Last week, results of an ADA-commissioned study were declared indicating that uncontrolled diabetes is costing this nation $174 billion a year. This makes it as costly as war (the battles in Iraq, Afghanistan and the global war on terrorism combined), and more costly than repairing our worst natural disasters, like Hurricane Katrina. I’m still attempting to get my thoughts around this info.
The ADA actually says this quote is most likely an understatement, because “it omits the social price of intangibles such as pain and suffering, care supplied by non-paid health professionals, excessive medical costs associated with undiagnosed diabetes, and diabetes-attributed costs for health care expenditures.” Also not included are health care system administrative expenses, over-the-counter drugs, clinician training programs, and infrastructure and research development. Yikes!
At this speed, diabetes “will ruin a generation of Americans,” says Helen Darling, president of the National Business Group on Health, quoted in . Take a Look at the ADA advertisement campaign about those shocking revelations:
You might even get an instant figure on how much money diabetes is costing your state or Congressional district working with this fast online DIABETES COST CALCULATOR.
I understand all this is intended to jar this nation’s direction into action. However, as an “out of the closet” PWD, here is what I am thinking: It seems as though that could cause quite a tide of bitterness among those taxpayers not so in-the-know about diabetes, ie. The factors and the gap in Types of diabetes. Will many currently have great reason to sneer at anyone affected by this disease and think: you people are draining the machine?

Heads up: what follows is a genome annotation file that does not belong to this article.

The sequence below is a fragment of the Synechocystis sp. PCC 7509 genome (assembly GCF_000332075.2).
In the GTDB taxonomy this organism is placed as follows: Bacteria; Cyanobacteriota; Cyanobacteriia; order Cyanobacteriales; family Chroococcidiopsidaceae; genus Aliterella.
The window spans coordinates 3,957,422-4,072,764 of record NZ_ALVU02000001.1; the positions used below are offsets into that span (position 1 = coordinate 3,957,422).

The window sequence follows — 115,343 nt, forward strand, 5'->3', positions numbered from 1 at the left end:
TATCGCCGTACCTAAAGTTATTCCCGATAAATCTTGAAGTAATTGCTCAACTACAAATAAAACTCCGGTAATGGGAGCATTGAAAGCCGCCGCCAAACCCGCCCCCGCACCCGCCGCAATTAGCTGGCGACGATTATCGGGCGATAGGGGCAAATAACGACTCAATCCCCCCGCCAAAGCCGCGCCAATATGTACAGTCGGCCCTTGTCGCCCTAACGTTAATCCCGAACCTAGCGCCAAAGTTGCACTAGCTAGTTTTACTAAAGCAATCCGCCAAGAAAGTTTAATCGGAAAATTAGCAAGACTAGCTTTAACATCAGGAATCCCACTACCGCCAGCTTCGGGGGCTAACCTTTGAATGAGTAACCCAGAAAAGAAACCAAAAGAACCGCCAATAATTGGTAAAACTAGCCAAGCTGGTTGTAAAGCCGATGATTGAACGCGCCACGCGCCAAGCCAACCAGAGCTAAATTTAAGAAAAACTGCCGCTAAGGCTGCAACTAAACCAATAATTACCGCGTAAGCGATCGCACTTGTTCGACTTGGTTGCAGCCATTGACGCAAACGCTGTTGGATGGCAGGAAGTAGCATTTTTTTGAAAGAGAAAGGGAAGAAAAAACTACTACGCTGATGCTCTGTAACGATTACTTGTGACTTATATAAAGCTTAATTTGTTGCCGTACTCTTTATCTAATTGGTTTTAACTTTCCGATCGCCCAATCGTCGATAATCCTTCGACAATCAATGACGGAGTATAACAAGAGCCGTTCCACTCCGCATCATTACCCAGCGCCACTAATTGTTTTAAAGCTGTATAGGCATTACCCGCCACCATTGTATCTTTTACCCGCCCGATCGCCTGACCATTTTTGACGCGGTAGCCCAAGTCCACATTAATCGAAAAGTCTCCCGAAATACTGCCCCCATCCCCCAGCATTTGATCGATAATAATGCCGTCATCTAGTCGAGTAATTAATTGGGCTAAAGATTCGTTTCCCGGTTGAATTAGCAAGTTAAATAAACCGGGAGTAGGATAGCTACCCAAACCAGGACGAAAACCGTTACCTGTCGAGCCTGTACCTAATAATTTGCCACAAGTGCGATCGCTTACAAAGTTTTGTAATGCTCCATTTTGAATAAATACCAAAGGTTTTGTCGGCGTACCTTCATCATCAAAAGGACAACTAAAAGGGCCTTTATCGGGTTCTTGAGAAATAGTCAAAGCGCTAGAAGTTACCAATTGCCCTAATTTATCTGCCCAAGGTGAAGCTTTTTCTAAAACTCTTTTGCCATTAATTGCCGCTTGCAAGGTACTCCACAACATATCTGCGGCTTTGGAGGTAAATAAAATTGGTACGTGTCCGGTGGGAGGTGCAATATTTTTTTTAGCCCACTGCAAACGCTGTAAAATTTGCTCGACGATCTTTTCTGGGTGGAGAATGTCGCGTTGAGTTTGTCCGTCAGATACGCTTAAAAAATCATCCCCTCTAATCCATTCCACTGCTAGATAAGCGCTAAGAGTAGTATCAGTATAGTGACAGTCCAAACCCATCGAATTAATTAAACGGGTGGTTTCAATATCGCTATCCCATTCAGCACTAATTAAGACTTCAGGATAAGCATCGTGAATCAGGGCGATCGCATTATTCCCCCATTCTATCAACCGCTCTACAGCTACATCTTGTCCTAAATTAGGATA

The remarks on the USA Today article are pretty intriguing. Some individuals did not take kindly to the comparison of the chronic illness with war. Some complained that “the village idiot (still) will not allow stem cell therapy.” And get this: just one brash commenter notes that “if the taxpayers are paying for items, we could set conditions on financing. I think you should have to present an ID whenever buying food. Your data will be referenced and a computer will let you know what foods you’re permitted to purchase or eat.” That seems awfully punitive and invasive to me.
Rather, I like the thinking of a fellow diabetes blogger (age 23, Type 1), who writes: “What would happen if this sum of money would be given to researchers that are looking for a remedy or provided to teachers in order for people to have a true understanding of what living with diabetes means, how they could protect against Type 2 diabetes, respectively?”
Now that is using your pricey diabetic head.
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This content is made for Diabetes Mine, a consumer health blog focused on the diabetes community. The content isn’t medically reviewed and doesn’t adhere to Healthline’s editorial guidelines. For more information about Healthline’s partnership with Diabetes Mine, please click here.
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